Official speeches and statements - April 10, 2018 - France in the United States / Embassy of France in Washington, D.C. Skip to main content

Official speeches and statements - April 10, 2018

Published on April 10, 2018

1. Lebanon - Closing speech by Mr. Emmanuel Macron, President of the Republic, at the CEDRE conference - excerpts (Paris - April 6, 2018)

Prime Minister, cher Saad Hariri,
Chief Executive Officer of the World Bank, chère Kristalina,
Ministers,
Ambassadors,
Ladies and gentlemen,
Dear friends,

With the Levant probably going through one of the worst times in its history, with the cruel tragedy the Syrian people are experiencing, the uncertainties still hanging over the Israeli-Palestinian conflict and the tensions surrounding the biggest powers in the region, it’s more crucial than ever to protect a precious asset for everyone, namely a peaceful, diverse and harmonious Lebanon, true to the pluralist commitment that lay behind its creation. And your mobilization signals the strong belief shared by the international community that a Lebanon which is responsible, strong, protected, encouraged and supported is absolutely essential for patiently building the conditions for a restored peace in the Middle East.

In the context I’ve just recalled, many people might be tempted to throw in the towel, to say that, in a way, regional conflicts could outweigh any national stability. The choice your country has made in recent years is to continue on its path. It’s currently a unique path in the region: having stability and institutions, strengthening the state, moving towards freely-organized elections and maintaining a democratic, pluralist framework.

I like to think - as does everyone here today, I believe - that this unique choice can be an example that will help us stabilize the whole region. I’m sure of one thing, namely that if we give in to the pressures in the region, if we decide, in a way, to import to Lebanon all the region’s conflicts and let destabilization surface or increase, then we will, in a way, have cut off a possible path and added misfortune to misfortune.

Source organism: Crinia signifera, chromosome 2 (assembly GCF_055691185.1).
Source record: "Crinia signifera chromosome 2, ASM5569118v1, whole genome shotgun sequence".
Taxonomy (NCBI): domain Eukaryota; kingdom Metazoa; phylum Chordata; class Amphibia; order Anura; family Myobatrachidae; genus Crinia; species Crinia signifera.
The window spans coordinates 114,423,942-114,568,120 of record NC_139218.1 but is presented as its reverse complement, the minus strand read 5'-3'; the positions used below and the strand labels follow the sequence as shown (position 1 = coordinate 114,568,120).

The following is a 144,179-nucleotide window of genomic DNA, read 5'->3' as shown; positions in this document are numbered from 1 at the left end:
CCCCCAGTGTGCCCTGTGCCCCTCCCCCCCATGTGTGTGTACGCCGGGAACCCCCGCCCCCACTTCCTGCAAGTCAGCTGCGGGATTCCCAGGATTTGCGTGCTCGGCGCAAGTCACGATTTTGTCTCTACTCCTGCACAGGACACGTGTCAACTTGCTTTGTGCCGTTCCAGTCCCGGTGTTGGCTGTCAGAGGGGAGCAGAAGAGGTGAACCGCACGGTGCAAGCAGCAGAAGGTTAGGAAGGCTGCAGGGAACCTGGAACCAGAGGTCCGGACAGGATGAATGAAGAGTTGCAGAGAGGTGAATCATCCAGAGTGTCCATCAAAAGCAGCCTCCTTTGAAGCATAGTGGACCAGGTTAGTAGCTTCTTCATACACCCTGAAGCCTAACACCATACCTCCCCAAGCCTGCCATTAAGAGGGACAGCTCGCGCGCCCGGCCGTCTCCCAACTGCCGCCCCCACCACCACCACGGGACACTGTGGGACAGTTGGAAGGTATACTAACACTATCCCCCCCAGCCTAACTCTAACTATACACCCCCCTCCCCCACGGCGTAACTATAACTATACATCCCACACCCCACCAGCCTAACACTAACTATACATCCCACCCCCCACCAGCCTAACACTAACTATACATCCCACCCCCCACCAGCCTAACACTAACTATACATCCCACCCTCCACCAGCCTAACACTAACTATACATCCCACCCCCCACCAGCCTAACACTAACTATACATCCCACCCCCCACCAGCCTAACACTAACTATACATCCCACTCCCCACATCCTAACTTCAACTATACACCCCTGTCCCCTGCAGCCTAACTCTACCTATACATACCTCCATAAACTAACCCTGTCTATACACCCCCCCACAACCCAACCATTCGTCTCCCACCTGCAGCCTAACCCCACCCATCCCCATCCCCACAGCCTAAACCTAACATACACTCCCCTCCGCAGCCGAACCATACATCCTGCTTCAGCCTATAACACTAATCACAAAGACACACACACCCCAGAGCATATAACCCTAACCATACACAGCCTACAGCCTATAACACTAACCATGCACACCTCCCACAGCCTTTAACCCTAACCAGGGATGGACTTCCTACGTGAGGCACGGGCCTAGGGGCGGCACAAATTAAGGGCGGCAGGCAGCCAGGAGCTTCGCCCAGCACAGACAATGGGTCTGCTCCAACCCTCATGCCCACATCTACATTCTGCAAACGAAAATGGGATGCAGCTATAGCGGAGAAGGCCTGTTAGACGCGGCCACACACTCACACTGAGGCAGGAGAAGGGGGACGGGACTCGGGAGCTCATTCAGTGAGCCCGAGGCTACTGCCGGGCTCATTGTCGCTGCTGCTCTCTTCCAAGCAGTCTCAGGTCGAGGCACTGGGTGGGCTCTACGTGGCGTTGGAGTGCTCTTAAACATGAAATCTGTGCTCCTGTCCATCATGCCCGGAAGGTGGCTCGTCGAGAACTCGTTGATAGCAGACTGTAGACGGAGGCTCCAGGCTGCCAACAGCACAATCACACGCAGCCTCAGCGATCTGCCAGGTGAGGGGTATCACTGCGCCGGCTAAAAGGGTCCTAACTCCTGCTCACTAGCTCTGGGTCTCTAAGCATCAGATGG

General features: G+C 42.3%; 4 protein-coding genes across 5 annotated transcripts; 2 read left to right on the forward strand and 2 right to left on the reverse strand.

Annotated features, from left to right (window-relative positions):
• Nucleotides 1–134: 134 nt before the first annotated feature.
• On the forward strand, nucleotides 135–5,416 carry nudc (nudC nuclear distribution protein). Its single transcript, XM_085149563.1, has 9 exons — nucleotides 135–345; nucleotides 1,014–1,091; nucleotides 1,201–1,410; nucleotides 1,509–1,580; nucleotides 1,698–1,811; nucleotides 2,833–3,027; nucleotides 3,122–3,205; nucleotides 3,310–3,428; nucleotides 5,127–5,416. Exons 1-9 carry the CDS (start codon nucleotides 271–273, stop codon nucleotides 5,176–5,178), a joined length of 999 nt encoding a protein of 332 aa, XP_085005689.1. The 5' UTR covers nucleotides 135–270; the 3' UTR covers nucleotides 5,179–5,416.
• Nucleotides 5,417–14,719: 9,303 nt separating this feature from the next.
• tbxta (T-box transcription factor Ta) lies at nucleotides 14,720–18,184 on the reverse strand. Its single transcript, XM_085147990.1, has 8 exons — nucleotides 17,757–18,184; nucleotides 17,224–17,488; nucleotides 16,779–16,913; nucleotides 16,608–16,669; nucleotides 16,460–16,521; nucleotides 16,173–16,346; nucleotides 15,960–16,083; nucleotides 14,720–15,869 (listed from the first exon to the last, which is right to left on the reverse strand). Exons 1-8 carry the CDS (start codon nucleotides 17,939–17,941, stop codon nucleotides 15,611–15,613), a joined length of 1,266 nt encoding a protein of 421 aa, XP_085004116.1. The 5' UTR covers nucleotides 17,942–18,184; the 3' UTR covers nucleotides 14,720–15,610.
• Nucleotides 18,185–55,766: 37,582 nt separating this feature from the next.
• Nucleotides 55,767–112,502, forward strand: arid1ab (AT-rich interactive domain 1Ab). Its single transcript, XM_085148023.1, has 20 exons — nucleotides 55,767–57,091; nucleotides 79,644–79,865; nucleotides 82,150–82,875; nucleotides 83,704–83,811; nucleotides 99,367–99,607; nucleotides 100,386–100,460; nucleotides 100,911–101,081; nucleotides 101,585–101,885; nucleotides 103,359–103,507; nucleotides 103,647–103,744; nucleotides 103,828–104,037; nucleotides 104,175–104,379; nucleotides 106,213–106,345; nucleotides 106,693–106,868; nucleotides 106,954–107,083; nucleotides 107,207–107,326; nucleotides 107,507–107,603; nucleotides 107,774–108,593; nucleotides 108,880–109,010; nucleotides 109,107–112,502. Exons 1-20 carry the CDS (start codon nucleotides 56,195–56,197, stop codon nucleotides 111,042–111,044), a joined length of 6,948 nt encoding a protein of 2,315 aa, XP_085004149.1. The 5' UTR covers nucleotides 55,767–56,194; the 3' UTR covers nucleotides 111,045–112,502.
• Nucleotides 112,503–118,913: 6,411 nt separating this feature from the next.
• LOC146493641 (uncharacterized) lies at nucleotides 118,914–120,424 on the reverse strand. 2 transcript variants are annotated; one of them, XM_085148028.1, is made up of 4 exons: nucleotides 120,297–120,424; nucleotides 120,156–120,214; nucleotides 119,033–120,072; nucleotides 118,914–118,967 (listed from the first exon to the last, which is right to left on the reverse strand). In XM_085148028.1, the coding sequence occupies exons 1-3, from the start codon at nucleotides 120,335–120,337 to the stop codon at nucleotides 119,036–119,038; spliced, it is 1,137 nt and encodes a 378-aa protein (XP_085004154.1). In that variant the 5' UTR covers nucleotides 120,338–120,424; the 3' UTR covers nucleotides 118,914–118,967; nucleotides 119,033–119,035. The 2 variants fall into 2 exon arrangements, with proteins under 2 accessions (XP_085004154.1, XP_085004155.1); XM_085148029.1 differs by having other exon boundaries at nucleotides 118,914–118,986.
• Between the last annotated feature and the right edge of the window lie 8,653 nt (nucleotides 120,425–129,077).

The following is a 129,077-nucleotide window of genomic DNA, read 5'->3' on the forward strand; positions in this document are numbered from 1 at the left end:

This is the commitment your country has made, which you’ve pledged to continue and which I made alongside you last September during your own visit to France, Prime Minister; it’s the commitment which I then reaffirmed with your president, General Aoun, when he came to France on a state visit, and which he himself strongly reaffirmed. (...)

The Lebanese people have shown exceptional generosity, but have added new difficulties to their own difficulties. The standard of living of refugees and of the poorest Lebanese people has deteriorated; more than three million people in Lebanon are in need. And so, for all these reasons, it’s our duty to show full solidarity. The continued fighting in Syria unfortunately makes the swift return of Syrian refugees impossible; the sole result of the offensives by Bashar al-Assad’s regime, as in Eastern Ghouta recently, has been more destruction and more people displaced. So the responsibility of all regional players is to help put an end to this vicious circle, and the responsibility of all international players is to help Lebanon in the short term face up to these challenges and work to build the stability which alone is capable of restoring a normal situation in the long term.

In this difficult context, I made several commitments in Paris on 8 December 2017, and the whole international community mobilized to ensure they were honored. The cycle of international conferences to support the Lebanese state and its institutions began in Rome on 15 March, with the conference to support the army and the Internal Security Forces; it’s continuing today with the CEDRE conference, and on 24 and 25 April the so-called Brussels II meeting, supported by the High Representative, Federica Mogherini - whom I want to thank for her commitment -, and by the United States will provide an opportunity to step up our humanitarian aid to Lebanon and the other countries taking in Syrian refugees.